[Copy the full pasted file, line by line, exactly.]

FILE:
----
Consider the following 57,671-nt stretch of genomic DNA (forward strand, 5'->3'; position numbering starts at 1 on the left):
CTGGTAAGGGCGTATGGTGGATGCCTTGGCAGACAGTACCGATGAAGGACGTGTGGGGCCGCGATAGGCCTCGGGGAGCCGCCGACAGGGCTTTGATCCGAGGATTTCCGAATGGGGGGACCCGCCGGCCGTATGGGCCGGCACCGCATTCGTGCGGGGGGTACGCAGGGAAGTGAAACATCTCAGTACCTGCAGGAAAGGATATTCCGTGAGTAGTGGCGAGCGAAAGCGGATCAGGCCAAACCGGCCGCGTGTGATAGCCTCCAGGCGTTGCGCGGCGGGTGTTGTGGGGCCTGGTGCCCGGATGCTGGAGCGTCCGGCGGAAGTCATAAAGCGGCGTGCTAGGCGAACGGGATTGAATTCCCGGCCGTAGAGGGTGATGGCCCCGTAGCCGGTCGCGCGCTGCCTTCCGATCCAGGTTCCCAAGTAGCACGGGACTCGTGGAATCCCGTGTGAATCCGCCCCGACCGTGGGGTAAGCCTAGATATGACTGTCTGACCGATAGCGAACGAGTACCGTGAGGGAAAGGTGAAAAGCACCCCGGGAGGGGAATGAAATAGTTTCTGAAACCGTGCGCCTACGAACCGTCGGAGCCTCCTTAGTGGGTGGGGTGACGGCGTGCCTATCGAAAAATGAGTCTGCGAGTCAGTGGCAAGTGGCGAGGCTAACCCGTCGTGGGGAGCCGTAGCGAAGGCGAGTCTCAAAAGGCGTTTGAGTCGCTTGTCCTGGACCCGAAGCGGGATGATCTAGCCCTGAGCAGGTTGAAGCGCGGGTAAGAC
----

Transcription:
Consider the following 57,671-nt stretch of genomic DNA (forward strand, 5'->3'; position numbering starts at 1 on the left):
CTGGTAAGGGCGTATGGTGGATGCCTTGGCAGACAGTACCGATGAAGGACGTGTGGGGCCGCGATAGGCCTCGGGGAGCCGCCGACAGGGCTTTGATCCGAGGATTTCCGAATGGGGGGACCCGCCGGCCGTATGGGCCGGCACCGCATTCGTGCGGGGGGTACGCAGGGAAGTGAAACATCTCAGTACCTGCAGGAAAGGATATTCCGTGAGTAGTGGCGAGCGAAAGCGGATCAGGCCAAACCGGCCGCGTGTGATAGCCTCCAGGCGTTGCGCGGCGGGTGTTGTGGGGCCTGGTGCCCGGATGCTGGAGCGTCCGGCGGAAGTCATAAAGCGGCGTGCTAGGCGAACGGGATTGAATTCCCGGCCGTAGAGGGTGATGGCCCCGTAGCCGGTCGCGCGCTGCCTTCCGATCCAGGTTCCCAAGTAGCACGGGACTCGTGGAATCCCGTGTGAATCCGCCCCGACCGTGGGGTAAGCCTAGATATGACTGTCTGACCGATAGCGAACGAGTACCGTGAGGGAAAGGTGAAAAGCACCCCGGGAGGGGAATGAAATAGTTTCTGAAACCGTGCGCCTACGAACCGTCGGAGCCTCCTTAGTGGGTGGGGTGACGGCGTGCCTATCGAAAAATGAGTCTGCGAGTCAGTGGCAAGTGGCGAGGCTAACCCGTCGTGGGGAGCCGTAGCGAAGGCGAGTCTCAAAAGGCGTTTGAGTCGCTTGTCCTGGACCCGAAGCGGGATGATCTAGCCCTGAGCAGGTTGAAGCGCGGGTAAGAC